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Jost Gippert: Our Featured Linguist!

"Buenos dias", "buenas noches" -- this was the first words in a foreign language I heard in my life, as a three-year old boy growing up in developing post-war Western Germany, where the first gastarbeiters had arrived from Spain. Fascinated by the strange sounds, I tried to get to know some more languages, the only opportunity being TV courses of English and French -- there was no foreign language education for pre-teen school children in Germany yet in those days. Read more



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What is English? And Why Should We Care?

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To find some answers Tim Machan explores the language's present and past, and looks ahead to its futures among the one and a half billion people who speak it. His search is fascinating and important, for definitions of English have influenced education and law in many countries and helped shape the identities of those who live in them.


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Medical Writing in Early Modern English

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This volume provides a new perspective on the evolution of the special language of medicine, based on the electronic corpus of Early Modern English Medical Texts, containing over two million words of medical writing from 1500 to 1700.


Academic Paper


Title: Acoustic Covariants of Length Contrast in Japanese Stops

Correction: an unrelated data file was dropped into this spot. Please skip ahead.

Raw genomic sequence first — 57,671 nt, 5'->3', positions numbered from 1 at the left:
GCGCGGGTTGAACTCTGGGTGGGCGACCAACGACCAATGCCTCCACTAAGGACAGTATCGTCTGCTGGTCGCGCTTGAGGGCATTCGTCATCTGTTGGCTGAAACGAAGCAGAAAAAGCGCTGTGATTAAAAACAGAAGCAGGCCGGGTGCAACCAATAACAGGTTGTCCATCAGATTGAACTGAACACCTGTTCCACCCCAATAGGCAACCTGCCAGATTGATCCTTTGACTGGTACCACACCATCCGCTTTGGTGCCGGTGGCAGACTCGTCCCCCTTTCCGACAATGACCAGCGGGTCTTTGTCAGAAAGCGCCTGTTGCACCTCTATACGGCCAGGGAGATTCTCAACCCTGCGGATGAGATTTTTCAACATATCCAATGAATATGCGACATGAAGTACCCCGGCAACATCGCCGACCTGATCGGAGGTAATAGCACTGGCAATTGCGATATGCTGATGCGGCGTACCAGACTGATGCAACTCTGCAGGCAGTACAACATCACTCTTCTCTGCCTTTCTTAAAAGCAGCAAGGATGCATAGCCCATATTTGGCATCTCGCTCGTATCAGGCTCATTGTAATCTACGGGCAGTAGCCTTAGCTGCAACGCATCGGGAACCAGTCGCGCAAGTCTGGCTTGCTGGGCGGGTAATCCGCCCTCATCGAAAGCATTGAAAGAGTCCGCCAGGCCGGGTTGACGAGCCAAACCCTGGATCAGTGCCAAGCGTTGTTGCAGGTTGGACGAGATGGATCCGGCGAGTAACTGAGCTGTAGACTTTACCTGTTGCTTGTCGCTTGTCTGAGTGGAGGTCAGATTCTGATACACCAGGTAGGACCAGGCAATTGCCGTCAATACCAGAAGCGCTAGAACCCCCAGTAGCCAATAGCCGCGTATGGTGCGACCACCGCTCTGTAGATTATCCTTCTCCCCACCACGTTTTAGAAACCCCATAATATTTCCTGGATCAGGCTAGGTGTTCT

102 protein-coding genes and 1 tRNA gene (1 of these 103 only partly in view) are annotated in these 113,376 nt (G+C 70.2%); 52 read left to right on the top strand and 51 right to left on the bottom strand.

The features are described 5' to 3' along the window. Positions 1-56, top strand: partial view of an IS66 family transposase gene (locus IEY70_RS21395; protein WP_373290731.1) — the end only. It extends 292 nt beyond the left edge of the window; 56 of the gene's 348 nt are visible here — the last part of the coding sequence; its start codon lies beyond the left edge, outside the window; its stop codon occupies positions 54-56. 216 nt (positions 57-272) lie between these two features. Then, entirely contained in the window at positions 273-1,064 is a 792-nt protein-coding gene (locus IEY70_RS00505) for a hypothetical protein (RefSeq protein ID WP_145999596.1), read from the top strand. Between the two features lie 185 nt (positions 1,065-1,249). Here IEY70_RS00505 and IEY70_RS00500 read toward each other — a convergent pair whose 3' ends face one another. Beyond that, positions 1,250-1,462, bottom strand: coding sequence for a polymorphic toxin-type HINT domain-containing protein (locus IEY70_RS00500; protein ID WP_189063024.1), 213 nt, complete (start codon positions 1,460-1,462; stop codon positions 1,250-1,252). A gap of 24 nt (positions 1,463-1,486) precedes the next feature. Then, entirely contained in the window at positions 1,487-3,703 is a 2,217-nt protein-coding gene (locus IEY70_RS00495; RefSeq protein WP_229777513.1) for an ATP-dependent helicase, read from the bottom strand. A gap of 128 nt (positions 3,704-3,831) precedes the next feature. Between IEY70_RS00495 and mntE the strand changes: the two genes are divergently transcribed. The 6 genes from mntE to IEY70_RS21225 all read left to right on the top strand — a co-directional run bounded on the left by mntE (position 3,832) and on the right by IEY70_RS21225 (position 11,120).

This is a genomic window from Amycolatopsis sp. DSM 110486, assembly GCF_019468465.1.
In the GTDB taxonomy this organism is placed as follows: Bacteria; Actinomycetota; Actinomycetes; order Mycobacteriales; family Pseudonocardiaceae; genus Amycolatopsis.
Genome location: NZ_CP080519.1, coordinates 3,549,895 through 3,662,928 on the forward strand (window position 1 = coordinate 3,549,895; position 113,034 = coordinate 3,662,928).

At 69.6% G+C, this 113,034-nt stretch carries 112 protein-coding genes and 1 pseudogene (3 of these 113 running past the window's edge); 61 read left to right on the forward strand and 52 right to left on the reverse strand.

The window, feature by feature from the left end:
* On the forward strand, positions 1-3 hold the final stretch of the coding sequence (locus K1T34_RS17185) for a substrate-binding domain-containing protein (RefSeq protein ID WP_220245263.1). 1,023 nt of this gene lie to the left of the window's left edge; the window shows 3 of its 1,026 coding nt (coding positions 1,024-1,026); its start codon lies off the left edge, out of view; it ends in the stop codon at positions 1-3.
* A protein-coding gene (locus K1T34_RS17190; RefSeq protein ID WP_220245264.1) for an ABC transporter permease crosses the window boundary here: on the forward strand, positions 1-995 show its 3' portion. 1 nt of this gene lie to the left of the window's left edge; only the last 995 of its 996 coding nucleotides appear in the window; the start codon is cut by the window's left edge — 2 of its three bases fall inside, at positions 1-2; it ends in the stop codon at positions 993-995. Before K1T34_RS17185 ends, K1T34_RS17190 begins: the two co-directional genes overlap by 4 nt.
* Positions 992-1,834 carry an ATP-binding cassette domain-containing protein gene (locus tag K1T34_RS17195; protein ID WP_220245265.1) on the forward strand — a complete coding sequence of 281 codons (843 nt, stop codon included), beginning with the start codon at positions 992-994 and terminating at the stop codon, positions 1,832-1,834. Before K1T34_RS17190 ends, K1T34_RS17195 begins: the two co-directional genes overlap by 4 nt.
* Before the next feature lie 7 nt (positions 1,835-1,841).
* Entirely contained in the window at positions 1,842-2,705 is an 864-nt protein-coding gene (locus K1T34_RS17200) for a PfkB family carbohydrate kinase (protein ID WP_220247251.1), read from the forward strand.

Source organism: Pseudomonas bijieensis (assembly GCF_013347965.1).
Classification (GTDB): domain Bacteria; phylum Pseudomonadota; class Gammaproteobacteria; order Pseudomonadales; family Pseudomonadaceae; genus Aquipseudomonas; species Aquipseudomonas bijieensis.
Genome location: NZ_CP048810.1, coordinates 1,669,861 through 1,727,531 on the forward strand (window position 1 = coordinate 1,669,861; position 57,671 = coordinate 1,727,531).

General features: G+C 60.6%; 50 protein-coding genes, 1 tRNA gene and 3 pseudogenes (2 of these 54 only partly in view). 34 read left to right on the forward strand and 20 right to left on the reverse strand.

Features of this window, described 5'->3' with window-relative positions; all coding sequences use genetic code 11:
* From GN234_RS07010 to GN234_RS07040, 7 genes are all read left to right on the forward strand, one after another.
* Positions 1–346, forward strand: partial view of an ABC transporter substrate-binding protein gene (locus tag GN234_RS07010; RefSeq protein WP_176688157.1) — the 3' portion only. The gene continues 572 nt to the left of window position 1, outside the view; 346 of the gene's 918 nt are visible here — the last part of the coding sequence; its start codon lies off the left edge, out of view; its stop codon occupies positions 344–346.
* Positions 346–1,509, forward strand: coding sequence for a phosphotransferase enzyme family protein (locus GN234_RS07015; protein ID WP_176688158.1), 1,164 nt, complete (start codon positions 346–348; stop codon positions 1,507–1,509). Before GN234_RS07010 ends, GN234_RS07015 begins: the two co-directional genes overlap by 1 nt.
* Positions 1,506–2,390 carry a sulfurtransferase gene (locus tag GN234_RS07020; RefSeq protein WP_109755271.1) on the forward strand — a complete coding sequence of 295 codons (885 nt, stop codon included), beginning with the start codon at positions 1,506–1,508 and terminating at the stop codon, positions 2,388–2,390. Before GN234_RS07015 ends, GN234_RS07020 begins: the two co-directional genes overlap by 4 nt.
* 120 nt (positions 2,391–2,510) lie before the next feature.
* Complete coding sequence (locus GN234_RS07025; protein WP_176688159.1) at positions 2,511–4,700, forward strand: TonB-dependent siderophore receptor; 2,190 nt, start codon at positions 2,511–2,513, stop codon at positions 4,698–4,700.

Author: Kaori Idemaru
Institution: Carnegie Mellon University
Author: Susan G Guion
Email: click here to access email
Homepage: http://darkwing.uoregon.edu/~guion/guion.htm
Institution: University of Oregon
Linguistic Field: Phonetics
Subject Language: Japanese
Abstract: This study explores acoustic correlates to the singleton vs. geminate stop length contrast in Japanese. The proposal examined is that multiple acoustic features covary with the stop length distinction and that these features are available in the signal as potential secondary cues. The results support the proposal, revealing the presence of several acoustic features covarying with the singleton vs. geminate contrast in both durational and non-durational domains. Specifically, the preceding vowel is longer, the following vowel is shorter, there are greater fundamental frequency and intensity changes from the preceding to the following vowel, and there is evidence of more creakiness in voice quality for geminate than singleton consonants. It is also demonstrated that the vowel durations, as well as fundamental frequency and intensity changes have fairly strong categorization power.

CUP at LINGUIST

This article appears in Journal of the International Phonetic Association Vol. 38, Issue 2, which you can read on Cambridge's site or on LINGUIST .



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